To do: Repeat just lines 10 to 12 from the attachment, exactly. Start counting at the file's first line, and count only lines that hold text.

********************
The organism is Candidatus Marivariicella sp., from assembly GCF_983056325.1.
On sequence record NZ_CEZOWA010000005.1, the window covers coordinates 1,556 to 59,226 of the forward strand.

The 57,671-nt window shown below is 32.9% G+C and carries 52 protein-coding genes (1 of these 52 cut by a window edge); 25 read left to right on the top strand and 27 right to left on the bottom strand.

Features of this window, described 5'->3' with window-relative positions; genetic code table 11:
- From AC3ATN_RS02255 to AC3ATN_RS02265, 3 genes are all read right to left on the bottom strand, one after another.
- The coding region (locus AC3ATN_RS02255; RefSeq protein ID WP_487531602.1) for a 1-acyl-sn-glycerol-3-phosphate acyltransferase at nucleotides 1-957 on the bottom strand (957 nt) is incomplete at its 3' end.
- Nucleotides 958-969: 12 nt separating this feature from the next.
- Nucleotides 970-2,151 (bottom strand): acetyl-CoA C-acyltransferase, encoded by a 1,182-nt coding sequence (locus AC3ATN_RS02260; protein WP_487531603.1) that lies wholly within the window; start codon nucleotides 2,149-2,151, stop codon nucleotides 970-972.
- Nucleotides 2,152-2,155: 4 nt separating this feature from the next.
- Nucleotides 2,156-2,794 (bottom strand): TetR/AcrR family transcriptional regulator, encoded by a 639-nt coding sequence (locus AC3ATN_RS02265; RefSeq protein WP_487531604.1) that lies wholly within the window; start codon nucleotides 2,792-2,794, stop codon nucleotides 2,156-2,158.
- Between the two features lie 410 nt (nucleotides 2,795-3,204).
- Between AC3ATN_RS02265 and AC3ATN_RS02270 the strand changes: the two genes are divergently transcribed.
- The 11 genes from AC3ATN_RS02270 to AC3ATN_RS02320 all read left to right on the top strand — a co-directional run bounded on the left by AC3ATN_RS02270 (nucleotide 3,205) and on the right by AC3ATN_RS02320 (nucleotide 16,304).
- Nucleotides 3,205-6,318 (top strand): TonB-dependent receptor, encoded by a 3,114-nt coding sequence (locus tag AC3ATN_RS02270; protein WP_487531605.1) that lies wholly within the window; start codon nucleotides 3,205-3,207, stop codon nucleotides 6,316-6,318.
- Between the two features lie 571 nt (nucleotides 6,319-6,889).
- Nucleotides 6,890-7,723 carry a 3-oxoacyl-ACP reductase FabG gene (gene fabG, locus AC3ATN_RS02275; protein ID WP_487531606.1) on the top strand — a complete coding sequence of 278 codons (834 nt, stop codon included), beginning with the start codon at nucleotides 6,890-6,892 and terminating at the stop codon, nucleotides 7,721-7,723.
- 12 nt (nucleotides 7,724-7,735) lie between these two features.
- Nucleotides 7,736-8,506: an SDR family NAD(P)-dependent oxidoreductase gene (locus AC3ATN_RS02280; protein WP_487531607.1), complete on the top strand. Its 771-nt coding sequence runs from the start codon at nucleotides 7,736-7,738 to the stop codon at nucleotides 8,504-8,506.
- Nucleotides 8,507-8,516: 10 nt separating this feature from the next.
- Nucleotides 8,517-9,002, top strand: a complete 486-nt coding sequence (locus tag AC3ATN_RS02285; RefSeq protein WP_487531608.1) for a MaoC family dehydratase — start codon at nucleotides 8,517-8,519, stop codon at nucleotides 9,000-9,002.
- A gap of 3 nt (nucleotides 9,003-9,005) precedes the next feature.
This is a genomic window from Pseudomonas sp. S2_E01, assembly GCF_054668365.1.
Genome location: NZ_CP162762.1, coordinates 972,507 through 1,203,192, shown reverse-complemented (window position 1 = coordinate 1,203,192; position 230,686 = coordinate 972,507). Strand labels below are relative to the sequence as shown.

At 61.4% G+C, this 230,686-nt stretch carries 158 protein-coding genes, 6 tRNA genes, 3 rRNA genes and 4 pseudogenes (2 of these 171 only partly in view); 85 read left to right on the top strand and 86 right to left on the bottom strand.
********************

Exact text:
- Nucleotides 2,156-2,794 (bottom strand): TetR/AcrR family transcriptional regulator, encoded by a 639-nt coding sequence (locus AC3ATN_RS02265; RefSeq protein WP_487531604.1) that lies wholly within the window; start codon nucleotides 2,792-2,794, stop codon nucleotides 2,156-2,158.
- Between the two features lie 410 nt (nucleotides 2,795-3,204).
- Between AC3ATN_RS02265 and AC3ATN_RS02270 the strand changes: the two genes are divergently transcribed.